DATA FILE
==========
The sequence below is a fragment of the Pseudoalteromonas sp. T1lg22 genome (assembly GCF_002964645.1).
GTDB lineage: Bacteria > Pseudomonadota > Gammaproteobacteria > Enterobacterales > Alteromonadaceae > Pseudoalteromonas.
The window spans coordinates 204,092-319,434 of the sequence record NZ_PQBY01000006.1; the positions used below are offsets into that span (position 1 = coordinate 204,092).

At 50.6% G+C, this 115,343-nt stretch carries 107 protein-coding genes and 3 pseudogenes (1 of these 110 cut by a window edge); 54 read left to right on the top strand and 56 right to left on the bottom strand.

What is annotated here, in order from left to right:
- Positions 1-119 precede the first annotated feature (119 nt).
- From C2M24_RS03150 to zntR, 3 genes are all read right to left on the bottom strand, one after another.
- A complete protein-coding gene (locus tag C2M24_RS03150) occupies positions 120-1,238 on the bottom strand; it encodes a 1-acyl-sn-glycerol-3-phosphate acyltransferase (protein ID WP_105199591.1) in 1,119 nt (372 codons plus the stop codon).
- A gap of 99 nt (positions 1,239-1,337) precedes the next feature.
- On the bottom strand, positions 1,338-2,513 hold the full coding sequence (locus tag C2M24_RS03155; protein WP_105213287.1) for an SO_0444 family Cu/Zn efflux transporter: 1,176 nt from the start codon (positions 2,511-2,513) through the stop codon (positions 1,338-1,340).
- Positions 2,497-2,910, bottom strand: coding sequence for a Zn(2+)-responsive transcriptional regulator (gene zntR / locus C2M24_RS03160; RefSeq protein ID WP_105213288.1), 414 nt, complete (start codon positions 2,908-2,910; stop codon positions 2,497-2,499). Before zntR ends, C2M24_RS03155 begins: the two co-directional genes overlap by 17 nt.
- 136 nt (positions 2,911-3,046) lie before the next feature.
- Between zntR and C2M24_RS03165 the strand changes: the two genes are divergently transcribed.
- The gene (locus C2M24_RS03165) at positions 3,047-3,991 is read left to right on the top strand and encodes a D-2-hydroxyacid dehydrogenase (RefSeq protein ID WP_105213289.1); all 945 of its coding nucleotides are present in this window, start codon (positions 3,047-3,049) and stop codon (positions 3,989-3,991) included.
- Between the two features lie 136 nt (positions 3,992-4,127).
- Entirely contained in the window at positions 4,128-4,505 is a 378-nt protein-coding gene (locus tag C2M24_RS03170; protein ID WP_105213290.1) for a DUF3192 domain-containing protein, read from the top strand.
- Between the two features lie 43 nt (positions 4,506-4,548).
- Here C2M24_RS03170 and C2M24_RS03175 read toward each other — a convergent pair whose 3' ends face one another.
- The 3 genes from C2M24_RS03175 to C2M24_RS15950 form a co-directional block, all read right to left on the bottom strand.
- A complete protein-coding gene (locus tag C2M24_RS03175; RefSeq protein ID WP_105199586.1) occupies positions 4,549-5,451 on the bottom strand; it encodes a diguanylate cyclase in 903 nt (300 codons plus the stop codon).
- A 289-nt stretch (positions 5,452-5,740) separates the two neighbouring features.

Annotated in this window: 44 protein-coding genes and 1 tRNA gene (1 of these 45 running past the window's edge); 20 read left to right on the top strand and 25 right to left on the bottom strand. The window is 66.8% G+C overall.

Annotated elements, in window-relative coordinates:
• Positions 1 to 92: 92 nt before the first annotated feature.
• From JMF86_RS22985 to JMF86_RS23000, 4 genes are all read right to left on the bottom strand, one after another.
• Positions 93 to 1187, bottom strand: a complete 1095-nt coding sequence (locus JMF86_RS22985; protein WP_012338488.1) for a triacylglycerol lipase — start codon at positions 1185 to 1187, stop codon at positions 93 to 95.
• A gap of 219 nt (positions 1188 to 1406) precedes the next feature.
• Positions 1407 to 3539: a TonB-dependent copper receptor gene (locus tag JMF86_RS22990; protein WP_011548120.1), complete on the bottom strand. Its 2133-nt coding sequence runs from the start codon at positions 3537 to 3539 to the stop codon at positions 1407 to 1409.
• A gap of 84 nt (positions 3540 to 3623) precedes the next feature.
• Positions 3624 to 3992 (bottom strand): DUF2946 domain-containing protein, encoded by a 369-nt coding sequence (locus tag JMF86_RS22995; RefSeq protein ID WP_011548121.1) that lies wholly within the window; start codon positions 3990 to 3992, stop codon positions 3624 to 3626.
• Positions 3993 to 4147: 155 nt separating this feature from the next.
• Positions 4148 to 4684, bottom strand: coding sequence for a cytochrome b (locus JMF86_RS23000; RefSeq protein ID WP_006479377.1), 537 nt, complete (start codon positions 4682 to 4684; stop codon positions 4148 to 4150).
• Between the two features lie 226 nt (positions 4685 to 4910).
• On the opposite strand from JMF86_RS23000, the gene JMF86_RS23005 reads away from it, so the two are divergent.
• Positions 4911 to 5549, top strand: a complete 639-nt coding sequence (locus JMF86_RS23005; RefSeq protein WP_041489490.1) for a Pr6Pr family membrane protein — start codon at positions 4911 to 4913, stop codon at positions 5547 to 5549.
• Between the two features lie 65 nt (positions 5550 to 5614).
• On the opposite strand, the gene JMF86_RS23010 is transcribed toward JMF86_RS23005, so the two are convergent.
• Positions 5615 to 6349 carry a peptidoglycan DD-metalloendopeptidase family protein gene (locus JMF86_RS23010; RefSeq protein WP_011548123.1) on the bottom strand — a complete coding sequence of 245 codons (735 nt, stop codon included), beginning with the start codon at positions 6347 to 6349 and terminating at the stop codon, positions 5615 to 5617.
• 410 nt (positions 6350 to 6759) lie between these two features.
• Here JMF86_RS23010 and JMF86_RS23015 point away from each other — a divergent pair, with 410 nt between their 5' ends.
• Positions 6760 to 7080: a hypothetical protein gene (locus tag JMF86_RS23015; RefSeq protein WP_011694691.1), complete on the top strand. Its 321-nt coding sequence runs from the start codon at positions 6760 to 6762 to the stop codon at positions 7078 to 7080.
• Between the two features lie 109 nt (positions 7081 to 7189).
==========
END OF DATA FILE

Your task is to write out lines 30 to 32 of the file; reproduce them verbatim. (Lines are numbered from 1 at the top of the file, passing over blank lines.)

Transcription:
• Positions 3624 to 3992 (bottom strand): DUF2946 domain-containing protein, encoded by a 369-nt coding sequence (locus tag JMF86_RS22995; RefSeq protein ID WP_011548121.1) that lies wholly within the window; start codon positions 3990 to 3992, stop codon positions 3624 to 3626.
• Positions 3993 to 4147: 155 nt separating this feature from the next.
• Positions 4148 to 4684, bottom strand: coding sequence for a cytochrome b (locus JMF86_RS23000; RefSeq protein ID WP_006479377.1), 537 nt, complete (start codon positions 4682 to 4684; stop codon positions 4148 to 4150).